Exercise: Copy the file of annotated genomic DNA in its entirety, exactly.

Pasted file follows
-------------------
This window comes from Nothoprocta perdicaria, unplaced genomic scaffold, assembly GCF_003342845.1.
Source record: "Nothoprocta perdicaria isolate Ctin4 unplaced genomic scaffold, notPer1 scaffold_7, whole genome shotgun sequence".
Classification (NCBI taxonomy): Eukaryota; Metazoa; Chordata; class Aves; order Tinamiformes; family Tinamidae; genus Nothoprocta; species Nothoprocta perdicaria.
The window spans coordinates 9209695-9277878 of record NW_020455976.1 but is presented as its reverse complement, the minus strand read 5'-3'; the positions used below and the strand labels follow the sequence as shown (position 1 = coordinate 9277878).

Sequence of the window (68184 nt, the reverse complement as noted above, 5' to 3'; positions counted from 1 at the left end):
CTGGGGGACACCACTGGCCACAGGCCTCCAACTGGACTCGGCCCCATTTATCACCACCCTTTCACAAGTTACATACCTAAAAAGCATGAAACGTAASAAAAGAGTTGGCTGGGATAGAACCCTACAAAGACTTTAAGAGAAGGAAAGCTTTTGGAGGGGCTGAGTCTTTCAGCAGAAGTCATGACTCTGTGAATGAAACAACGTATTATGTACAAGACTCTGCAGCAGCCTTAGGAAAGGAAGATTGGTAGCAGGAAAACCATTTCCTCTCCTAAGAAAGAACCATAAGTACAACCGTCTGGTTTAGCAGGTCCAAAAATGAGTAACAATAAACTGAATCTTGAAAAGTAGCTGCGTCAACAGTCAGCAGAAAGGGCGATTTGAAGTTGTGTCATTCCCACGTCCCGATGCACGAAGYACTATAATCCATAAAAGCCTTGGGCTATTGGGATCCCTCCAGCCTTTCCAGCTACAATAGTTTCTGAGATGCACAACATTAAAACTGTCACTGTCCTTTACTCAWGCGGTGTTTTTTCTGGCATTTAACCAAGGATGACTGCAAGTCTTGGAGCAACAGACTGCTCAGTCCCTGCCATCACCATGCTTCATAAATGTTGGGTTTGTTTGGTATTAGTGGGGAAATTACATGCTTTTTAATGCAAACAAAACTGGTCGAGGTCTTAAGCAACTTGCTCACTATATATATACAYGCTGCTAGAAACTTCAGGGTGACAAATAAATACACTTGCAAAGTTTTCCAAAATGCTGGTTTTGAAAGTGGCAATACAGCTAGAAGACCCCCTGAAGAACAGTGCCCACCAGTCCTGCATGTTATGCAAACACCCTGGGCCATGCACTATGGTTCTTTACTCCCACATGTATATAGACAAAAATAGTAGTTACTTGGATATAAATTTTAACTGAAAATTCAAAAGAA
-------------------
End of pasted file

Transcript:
This window comes from Nothoprocta perdicaria, unplaced genomic scaffold, assembly GCF_003342845.1.
Source record: "Nothoprocta perdicaria isolate Ctin4 unplaced genomic scaffold, notPer1 scaffold_7, whole genome shotgun sequence".
Classification (NCBI taxonomy): Eukaryota; Metazoa; Chordata; class Aves; order Tinamiformes; family Tinamidae; genus Nothoprocta; species Nothoprocta perdicaria.
The window spans coordinates 9209695-9277878 of record NW_020455976.1 but is presented as its reverse complement, the minus strand read 5'-3'; the positions used below and the strand labels follow the sequence as shown (position 1 = coordinate 9277878).

Sequence of the window (68184 nt, the reverse complement as noted above, 5' to 3'; positions counted from 1 at the left end):
CTGGGGGACACCACTGGCCACAGGCCTCCAACTGGACTCGGCCCCATTTATCACCACCCTTTCACAAGTTACATACCTAAAAAGCATGAAACGTAASAAAAGAGTTGGCTGGGATAGAACCCTACAAAGACTTTAAGAGAAGGAAAGCTTTTGGAGGGGCTGAGTCTTTCAGCAGAAGTCATGACTCTGTGAATGAAACAACGTATTATGTACAAGACTCTGCAGCAGCCTTAGGAAAGGAAGATTGGTAGCAGGAAAACCATTTCCTCTCCTAAGAAAGAACCATAAGTACAACCGTCTGGTTTAGCAGGTCCAAAAATGAGTAACAATAAACTGAATCTTGAAAAGTAGCTGCGTCAACAGTCAGCAGAAAGGGCGATTTGAAGTTGTGTCATTCCCACGTCCCGATGCACGAAGYACTATAATCCATAAAAGCCTTGGGCTATTGGGATCCCTCCAGCCTTTCCAGCTACAATAGTTTCTGAGATGCACAACATTAAAACTGTCACTGTCCTTTACTCAWGCGGTGTTTTTTCTGGCATTTAACCAAGGATGACTGCAAGTCTTGGAGCAACAGACTGCTCAGTCCCTGCCATCACCATGCTTCATAAATGTTGGGTTTGTTTGGTATTAGTGGGGAAATTACATGCTTTTTAATGCAAACAAAACTGGTCGAGGTCTTAAGCAACTTGCTCACTATATATATACAYGCTGCTAGAAACTTCAGGGTGACAAATAAATACACTTGCAAAGTTTTCCAAAATGCTGGTTTTGAAAGTGGCAATACAGCTAGAAGACCCCCTGAAGAACAGTGCCCACCAGTCCTGCATGTTATGCAAACACCCTGGGCCATGCACTATGGTTCTTTACTCCCACATGTATATAGACAAAAATAGTAGTTACTTGGATATAAATTTTAACTGAAAATTCAAAAGAA